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Wednesday, September 19, 2012

Lord, Teach Us To Pray! Part 169

Prayers of the Old Testament
The Prayer of Samson continued...

The judges of Samson’s day were such individuals. They were called of God to a greater calling than the contemporaries of their day, and we see other judges during the same time period being imbued with the Spirit of the Lord that they might carry out the duties assigned to them.

Although Samson was not alone in having the Spirit of the Lord move upon him – as within the same book of the Bible we see both Othniel, the first of the biblical judges, as well as Gideon being endowed with the selfsame Spirit – the supernatural physical strength he exhibited was unique to Samson in the entirety of Scripture.

Samson was a man upon whom the Spirit of the Lord moved. The exploits Samson did, the physical strength he exhibited, were not of him. They were not due to his pedigree or genetics, they were due to the power of God residing in him, and working through him.

It is a glorious thing to be led by the Spirit of the Lord and to have the Spirit of the Lord move upon us, but it becomes dangerous and oftentimes destructive when we begin to see what the Spirit does as our doing, our exploits, and our accomplishments. When we start to believe we are doing it on our own, rather than the Spirit working through us, we begin to take the work of God for granted, as well as the gifting with which we have been endowed.

Samson was strong because God made him strong. Somewhere along the way Samson forgot this simple truth, and paid a dear price for it.

Not only was Samson blessed of the Lord, not only did the Spirit of the Lord move upon him, he knew he had been set apart as a Nazarite unto God since before his birth. Samson lived with the awareness of what had been invested in him. He lived with the awareness of the great and high calling he had been called to.

Judges 16:16-17, “And it came to pass, when she pestered him daily with her words and pressed him, so that his soul was vexed to death, that he told her all his heart, and said to her, ‘No razor has ever come upon my head, for I have been a Nazirite to God from my mother’s womb. If I am shaven, then my strength will leave me, and I shall become weak, and be like any other man.’”

Samson knew he had been set apart as unto God, and he also knew the consequences of having his head shaven. Samson knew he would be like any other man if his head were ever to be shaved.

We know the consequence of rebellion, and we know the consequence of disobedience. We are not blind as to what will occur if we do contrary to the word and will of God. Even so, more often than we would like to admit, we choose disobedience and rebellion as Samson did.

How does one who is chosen of God, and knows he is chosen of God, come to pray to God in a pagan temple, blind, and surrounded by his enemies?

What leads a man who had all the potential in the world, all the strength he would ever need, the highest position in the land, and the inherent capacity to do good, to throw it all away for momentary pleasure and worldly lusts?

It is important to know what led to Samson’s downfall, because any one of us is susceptible if we are not watchful, prayerful and obedient toward God. Any man or woman walking the earth today is susceptible to temptation if they have not learned to resist temptation, and resist the devil himself that he might flee.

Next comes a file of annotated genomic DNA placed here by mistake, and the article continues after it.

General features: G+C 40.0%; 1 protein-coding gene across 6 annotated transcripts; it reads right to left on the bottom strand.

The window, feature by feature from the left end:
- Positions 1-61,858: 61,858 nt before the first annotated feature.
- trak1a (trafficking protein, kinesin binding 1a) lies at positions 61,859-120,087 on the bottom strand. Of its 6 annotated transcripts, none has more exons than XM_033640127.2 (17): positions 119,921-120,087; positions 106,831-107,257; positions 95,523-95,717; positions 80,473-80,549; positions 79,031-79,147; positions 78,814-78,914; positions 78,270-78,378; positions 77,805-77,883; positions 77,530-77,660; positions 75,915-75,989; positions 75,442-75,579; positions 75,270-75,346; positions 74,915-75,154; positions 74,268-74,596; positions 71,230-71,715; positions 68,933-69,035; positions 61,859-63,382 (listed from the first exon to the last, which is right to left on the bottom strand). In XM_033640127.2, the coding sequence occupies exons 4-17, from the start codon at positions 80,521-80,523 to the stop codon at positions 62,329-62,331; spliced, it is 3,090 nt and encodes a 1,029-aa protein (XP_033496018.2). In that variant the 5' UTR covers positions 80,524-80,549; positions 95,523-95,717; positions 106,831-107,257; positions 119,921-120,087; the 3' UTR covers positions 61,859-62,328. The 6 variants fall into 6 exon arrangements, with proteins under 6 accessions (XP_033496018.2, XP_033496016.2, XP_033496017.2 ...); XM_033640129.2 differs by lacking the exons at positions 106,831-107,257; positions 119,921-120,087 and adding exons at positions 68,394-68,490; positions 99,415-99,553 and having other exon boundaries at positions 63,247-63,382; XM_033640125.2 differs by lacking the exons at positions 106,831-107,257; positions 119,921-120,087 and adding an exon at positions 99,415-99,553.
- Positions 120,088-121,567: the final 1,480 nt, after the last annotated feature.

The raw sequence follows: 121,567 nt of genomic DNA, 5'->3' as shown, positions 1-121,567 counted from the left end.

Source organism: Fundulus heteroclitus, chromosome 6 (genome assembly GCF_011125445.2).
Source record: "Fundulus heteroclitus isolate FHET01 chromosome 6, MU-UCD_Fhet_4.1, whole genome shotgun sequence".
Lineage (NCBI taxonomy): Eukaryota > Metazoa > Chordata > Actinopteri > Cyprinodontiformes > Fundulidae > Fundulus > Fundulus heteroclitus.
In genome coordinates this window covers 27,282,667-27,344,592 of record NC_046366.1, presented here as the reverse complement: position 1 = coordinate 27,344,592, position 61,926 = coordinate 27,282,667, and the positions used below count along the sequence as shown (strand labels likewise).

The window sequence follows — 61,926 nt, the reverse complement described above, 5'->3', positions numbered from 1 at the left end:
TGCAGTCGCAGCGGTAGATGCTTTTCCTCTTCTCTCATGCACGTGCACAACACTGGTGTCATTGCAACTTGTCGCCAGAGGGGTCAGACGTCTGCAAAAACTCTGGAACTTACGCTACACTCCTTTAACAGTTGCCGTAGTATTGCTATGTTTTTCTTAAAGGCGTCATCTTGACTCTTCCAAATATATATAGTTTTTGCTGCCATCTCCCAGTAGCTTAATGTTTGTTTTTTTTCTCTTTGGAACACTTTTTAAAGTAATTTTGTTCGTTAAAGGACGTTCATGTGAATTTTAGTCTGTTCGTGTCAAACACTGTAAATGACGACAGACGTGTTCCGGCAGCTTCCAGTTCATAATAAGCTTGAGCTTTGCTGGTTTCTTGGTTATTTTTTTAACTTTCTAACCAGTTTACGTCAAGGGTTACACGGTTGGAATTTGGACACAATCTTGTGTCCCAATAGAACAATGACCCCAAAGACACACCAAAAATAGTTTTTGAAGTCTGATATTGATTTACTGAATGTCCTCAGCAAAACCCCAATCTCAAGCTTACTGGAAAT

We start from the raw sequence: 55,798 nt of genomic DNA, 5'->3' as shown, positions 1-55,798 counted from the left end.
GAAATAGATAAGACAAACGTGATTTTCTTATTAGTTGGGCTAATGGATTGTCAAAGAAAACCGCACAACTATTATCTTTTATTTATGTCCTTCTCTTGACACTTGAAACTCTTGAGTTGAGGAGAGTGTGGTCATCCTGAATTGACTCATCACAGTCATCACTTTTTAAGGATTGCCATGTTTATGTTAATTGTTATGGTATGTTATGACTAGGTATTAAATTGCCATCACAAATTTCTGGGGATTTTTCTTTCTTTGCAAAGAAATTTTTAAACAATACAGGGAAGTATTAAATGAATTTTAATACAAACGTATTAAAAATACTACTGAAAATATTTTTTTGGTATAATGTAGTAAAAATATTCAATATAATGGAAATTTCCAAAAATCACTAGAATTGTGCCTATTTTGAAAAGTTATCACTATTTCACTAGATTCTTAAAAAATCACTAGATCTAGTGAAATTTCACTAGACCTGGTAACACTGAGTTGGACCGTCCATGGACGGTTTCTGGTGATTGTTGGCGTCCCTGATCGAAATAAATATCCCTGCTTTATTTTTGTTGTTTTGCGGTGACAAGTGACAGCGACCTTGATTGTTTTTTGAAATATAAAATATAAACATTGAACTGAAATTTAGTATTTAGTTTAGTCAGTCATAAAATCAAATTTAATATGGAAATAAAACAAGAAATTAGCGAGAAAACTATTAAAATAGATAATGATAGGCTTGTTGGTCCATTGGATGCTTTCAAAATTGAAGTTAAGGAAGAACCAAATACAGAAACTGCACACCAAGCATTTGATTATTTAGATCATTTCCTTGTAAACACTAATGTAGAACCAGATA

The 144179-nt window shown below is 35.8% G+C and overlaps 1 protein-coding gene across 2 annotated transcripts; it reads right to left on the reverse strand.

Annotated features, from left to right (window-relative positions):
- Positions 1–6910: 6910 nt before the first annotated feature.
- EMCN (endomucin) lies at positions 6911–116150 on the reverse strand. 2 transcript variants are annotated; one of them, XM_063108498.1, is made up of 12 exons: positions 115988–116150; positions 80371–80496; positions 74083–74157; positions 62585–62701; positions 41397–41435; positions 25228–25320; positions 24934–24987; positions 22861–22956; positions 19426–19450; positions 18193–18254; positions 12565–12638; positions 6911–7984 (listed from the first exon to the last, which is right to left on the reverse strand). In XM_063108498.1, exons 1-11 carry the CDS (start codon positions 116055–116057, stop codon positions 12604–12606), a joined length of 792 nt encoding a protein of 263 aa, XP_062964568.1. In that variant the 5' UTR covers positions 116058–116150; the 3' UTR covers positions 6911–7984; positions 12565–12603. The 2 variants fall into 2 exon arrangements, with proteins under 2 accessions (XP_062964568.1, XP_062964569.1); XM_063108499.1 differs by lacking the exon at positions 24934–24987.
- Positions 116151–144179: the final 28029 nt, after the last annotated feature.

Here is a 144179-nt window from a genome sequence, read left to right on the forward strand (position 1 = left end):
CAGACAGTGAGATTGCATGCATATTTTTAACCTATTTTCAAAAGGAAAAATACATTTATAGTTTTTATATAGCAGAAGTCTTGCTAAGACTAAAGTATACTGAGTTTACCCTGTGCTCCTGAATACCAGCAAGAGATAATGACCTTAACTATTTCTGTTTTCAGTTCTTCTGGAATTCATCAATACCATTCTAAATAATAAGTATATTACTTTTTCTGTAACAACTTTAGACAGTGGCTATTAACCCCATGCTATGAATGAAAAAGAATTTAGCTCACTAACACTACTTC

Very rarely is it one single, solitary thing that leads to the downfall of an individual. More often than not, it is an amalgam of little things, small steps, which eventually lead one over the edge of the precipice altogether.

The first step Samson took toward his downfall is that he started to flirt with sin. For Samson sin was not a dangerous thing, it was not a destructive thing, it was something he flirted with, and mocked at, until it eventually destroyed him.

Proverbs 14:9, “Fools mock at sin, but among the upright there is favor.”

As so many do today, Samson underestimated the power and danger of sin. He did not see sin for what it was, but rather Samson saw sin as how sin chose to present itself. Sin never reveals its true face; it is far too hideous for any man to embrace it. Sin camouflages its true nature; it camouflages its true intent, focusing on the momentary pleasure itself, rather than the inevitable lifelong ramifications and consequences of the momentary pleasure.

When we disregard the warnings of God throughout the scriptures concerning the danger of sin, we are doing ourselves a disservice, while simultaneously inferring that God somehow exaggerated or didn’t really know what He was talking about.

God speaks of sin in the scripture admonishing us to flee the very appearance of evil, because He knows how much of a sway sin will have over the heart of man if it is allowed to fester and take root therein. God knows how completely and utterly sin destroys, He knows how it befouls every heart it resides in, and in love, He warns repeatedly that as children of the light and pursuers of righteousness, we must break ties with sin altogether.

Although Samson knew better, he did not heed the warnings of God, he did not treat sin with the seriousness with which sin ought to be treated, and his ongoing flirtation with sin led to something infinitely more damaging…something even the strength of the strongest man to ever live could not overcome.

With love in Christ,
Michael Boldea Jr.

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